To expand on my own personal ramblings from the other week about the new Riverside development that is forthcoming and my passionate disagreement with the opposition that has come out against it, I thought it would be nice to begin to chronicle some of my own preservation initiatives.

A little over two years ago my wife and I bought our first home, a 1918 Craftsman style bungalow in Riverside just outside 5 Points.

There was a bit of work needed when we moved in.  Least of which was painting.  The colors were horrid (sky blue walls and dark brown trim).  Not to mention there was no kitchen….and I mean NO kitchen.  There was a rusted out refrigerator and one counter with a sink.  No range and no additional cabinets.

living and dining rooms

original kitchen showing single countertop with sink

The floors as you can see above were…..well, there really are no words for how bad the floors were.  Now, nearly 2 1/2 years later we’ve done a considerable amount of work from painting, to refinishing most of the floors, adding new kitchen cabinets (all of which I’ll talk about in future posts).

Yesterday I started a big project – scraping, sealing and repainting the exterior.  I expect this latest project will take the better part of a year or more.  Luckily, in Florida, I can pretty much work outside year round (minus those two days a year where the temperature drops below 30 during the day).

rear of house at base

closeup of wood siding showing some of the damaged wood.

The paint is in a pretty sad state currently.  There are areas where spot painting has been done over the years as a repair.  Though it was done poorly and improperly, so now most of the paint has completely delaminated from the wood and needs to be completely scraped off (which isn’t much trouble since it basically just peels away without any tooling).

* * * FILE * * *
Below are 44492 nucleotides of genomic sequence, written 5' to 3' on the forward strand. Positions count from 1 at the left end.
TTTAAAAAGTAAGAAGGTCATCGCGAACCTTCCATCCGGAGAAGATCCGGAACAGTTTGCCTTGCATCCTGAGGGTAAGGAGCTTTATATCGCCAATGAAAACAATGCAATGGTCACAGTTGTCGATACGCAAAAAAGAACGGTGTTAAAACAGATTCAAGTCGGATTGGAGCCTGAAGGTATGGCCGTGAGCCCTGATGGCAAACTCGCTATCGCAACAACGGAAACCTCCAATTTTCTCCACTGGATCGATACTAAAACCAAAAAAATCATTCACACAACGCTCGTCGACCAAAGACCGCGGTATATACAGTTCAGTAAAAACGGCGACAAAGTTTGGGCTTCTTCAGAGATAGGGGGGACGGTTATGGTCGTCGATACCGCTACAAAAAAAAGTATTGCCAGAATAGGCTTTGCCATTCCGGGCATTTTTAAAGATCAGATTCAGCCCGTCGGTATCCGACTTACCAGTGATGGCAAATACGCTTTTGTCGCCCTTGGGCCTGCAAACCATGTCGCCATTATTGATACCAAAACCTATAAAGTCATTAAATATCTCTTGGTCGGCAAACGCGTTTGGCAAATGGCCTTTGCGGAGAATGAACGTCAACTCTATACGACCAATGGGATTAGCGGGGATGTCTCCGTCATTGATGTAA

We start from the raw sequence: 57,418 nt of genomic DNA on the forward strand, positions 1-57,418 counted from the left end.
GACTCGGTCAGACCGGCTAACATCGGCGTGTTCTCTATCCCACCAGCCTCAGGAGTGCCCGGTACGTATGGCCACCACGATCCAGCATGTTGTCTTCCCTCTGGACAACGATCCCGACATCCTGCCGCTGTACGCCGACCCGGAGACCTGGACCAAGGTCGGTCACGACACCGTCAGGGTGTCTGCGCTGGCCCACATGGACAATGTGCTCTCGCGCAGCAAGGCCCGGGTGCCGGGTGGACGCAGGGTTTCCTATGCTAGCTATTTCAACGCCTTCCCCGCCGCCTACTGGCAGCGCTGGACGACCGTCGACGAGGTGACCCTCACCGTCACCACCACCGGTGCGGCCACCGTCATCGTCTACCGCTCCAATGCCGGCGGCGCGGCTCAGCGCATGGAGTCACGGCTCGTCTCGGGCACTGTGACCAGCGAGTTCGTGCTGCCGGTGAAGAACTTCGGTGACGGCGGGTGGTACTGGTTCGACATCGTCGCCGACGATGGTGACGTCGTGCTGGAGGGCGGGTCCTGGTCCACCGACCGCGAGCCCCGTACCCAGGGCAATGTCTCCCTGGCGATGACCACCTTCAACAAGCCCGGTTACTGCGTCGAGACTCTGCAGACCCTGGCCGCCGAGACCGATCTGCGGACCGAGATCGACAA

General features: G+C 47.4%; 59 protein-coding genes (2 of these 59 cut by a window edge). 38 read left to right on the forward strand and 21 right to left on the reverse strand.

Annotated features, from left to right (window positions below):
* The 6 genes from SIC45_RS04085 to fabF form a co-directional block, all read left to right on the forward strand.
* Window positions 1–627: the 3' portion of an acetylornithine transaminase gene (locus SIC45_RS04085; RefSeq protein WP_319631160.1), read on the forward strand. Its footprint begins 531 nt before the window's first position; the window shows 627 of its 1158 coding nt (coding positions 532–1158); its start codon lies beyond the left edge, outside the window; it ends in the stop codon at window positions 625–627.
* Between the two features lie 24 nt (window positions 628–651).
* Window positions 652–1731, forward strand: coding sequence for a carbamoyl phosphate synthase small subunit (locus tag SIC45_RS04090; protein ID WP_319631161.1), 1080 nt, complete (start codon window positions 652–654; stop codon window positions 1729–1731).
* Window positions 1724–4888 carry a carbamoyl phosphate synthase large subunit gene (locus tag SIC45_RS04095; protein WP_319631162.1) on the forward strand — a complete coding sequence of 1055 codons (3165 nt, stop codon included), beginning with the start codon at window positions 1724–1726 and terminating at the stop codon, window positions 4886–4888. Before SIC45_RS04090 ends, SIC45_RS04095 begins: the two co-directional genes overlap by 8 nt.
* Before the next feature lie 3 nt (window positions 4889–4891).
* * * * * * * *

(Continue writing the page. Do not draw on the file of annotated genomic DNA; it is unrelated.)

One of the coolest things about this project is seeing the changes in color choice over the years as I’m scraping, sanding and peeling through each layer to get to the wood underneath.

closeup of layers of color

As you can see above, there have been at least 3 separate color choices over the last 90+ years.  The oldest of which, as far as I can tell, was a grey-green color which is quite nice.  The blue was a little surprising.  There is a home behind me painted almost the exact same color, and on a larger home, it looks nice.  I have a hard time imagining my home (only around 1200 sf) being painted such a loud color like this.

We haven’t chosen a color as of yet, and don’t really need to until I’ve sanded, sealed and primed at least a 10′ square section of wall.  I’m thinking of going with the original color, but who knows how the wife will feel about that.  Stay tuned as I’ll post more progress photos as this little project continues.

The moral of this little story is that, as I’ve continued my renovations, I’ve come to have a deep respect and love for the old homes of Riverside.  The history and craftsmanship that they represent is irreplaceable and truly beautiful.  Respecting the original historical fabric of these homes is of the utmost importance.  These homes should stand out in stark contrast to any new developments that come to the area (even right next door).  And just as these homes represent the best of their time and place, so too should new homes and developments.  Otherwise you diminish and cheapen the history that these old homes represent.


some new links added and being added constantly.  check out who/what i’m checking out.


the about section has been updated.  if you want to know about me and what I’m trying to do here, go there and read all about it/me/why/how and for whom.

wuz up!

I’m going to write an introductory post of extreme awesomeness that will blow your minds.  Just give me a sec.  :\